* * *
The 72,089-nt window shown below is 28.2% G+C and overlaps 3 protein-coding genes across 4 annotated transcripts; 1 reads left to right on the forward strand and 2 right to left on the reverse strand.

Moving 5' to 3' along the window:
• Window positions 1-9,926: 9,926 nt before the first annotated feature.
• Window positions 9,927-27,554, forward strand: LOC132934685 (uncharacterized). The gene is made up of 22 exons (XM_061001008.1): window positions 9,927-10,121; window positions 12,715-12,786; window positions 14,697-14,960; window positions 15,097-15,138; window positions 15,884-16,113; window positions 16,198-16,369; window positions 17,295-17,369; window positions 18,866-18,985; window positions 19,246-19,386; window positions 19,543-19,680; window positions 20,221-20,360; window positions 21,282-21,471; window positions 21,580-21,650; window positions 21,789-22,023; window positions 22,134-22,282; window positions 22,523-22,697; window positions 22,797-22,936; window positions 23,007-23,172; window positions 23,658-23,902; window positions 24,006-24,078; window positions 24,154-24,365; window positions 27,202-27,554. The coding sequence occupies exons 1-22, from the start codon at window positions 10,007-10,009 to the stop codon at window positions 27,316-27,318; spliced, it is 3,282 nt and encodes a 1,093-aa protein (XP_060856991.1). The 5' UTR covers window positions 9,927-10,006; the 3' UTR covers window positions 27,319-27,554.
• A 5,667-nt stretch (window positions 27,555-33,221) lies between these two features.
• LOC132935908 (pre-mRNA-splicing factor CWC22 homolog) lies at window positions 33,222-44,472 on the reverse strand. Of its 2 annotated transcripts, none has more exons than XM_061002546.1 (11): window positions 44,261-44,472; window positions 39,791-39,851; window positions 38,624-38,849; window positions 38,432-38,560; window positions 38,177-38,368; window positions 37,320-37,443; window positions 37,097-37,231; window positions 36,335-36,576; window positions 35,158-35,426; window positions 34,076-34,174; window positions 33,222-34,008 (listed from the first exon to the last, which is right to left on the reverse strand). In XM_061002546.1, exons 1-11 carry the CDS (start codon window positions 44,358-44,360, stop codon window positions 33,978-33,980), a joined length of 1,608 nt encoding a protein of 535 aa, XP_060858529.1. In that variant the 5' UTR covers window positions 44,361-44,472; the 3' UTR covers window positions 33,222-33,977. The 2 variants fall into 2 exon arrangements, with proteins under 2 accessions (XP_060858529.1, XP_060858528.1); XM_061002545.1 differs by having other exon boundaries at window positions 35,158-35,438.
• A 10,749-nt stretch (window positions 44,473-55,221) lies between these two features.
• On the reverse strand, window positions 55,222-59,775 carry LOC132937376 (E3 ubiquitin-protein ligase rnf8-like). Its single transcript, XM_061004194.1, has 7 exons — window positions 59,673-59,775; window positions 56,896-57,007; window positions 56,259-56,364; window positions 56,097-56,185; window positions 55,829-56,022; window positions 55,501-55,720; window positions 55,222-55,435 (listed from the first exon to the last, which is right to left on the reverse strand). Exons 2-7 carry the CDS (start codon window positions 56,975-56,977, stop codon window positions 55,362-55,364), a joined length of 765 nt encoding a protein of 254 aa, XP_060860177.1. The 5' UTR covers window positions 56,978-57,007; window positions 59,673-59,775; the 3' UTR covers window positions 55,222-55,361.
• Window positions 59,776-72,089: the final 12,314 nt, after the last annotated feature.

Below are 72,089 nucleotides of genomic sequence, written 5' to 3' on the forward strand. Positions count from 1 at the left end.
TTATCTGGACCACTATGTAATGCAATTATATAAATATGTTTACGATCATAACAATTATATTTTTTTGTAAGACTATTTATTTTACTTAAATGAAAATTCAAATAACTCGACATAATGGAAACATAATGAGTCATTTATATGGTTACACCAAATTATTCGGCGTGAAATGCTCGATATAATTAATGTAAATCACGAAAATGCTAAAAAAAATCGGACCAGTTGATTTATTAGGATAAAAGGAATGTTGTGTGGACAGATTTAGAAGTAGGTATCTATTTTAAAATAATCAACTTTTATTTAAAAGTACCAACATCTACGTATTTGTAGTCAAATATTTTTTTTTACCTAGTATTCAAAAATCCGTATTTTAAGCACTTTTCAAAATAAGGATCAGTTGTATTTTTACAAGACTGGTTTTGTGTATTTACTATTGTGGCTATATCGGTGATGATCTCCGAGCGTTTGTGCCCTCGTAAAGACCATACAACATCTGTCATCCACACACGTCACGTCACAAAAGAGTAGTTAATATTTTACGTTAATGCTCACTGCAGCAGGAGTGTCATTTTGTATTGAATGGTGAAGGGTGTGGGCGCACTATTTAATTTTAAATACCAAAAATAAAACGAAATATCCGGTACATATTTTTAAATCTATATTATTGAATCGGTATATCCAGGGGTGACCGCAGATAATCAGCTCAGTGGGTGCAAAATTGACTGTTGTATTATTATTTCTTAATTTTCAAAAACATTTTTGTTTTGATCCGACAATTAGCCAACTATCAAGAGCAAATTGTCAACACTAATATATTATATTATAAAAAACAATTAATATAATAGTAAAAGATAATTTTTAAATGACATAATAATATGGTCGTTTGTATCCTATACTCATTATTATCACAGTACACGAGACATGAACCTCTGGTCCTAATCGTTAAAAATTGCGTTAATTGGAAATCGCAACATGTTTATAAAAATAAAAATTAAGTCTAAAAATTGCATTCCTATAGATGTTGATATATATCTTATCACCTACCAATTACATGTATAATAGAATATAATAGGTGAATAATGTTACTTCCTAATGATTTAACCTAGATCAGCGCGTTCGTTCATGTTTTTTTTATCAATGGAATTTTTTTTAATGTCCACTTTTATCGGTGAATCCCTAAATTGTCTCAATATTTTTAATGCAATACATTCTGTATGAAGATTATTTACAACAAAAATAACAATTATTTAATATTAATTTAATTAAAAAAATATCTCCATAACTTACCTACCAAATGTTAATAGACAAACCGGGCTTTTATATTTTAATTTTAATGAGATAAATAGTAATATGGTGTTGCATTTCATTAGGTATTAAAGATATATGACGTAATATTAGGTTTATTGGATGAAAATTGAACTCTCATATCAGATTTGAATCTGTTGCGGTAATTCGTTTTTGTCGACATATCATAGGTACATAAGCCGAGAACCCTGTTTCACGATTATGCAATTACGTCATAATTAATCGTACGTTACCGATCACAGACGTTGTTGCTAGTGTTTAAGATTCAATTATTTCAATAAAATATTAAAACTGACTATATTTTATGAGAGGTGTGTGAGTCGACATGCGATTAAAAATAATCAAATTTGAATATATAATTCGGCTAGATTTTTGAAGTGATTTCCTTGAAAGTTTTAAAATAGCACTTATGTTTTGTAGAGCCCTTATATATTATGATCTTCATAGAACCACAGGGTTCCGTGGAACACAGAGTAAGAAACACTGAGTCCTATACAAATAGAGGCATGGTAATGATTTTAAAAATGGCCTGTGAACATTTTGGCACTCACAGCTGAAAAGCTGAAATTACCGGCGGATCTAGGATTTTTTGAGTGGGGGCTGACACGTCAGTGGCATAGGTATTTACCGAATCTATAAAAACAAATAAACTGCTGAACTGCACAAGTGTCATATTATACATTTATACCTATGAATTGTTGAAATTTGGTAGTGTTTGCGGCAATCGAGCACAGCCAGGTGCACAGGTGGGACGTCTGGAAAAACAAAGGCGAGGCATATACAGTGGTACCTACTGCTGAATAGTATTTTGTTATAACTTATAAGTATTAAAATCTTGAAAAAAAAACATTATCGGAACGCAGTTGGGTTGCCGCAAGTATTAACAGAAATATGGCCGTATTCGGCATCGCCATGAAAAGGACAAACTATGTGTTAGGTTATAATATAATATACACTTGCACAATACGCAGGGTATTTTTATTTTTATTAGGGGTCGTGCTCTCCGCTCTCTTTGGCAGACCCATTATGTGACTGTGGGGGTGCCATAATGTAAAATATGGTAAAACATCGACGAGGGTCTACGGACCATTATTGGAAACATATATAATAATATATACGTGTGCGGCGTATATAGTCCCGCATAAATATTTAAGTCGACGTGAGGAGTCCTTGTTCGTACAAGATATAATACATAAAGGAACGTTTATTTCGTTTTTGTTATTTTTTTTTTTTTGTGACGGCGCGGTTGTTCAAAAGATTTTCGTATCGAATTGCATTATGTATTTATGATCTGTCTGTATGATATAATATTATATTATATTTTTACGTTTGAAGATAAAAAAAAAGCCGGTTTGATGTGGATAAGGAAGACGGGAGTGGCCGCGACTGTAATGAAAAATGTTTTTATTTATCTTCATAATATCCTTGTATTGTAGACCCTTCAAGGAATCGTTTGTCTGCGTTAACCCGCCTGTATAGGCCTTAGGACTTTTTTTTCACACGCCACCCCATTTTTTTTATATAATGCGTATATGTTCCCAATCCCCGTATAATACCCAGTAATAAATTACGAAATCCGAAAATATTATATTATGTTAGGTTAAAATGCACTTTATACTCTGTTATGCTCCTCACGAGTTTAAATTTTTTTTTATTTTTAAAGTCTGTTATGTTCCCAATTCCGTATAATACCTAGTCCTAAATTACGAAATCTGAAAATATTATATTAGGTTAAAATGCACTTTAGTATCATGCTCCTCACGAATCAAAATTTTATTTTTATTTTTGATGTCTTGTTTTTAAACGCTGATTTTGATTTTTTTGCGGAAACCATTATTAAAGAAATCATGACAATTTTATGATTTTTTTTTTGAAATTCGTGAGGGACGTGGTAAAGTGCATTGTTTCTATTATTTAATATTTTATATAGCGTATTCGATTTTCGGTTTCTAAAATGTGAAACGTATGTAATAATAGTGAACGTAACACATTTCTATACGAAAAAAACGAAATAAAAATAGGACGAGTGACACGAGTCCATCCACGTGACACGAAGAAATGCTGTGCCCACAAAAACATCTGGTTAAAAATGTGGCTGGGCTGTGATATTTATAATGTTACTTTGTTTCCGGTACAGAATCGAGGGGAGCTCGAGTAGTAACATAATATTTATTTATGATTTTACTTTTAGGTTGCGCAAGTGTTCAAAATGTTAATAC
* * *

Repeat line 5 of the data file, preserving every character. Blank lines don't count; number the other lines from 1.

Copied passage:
• A 5,667-nt stretch (window positions 27,555-33,221) lies between these two features.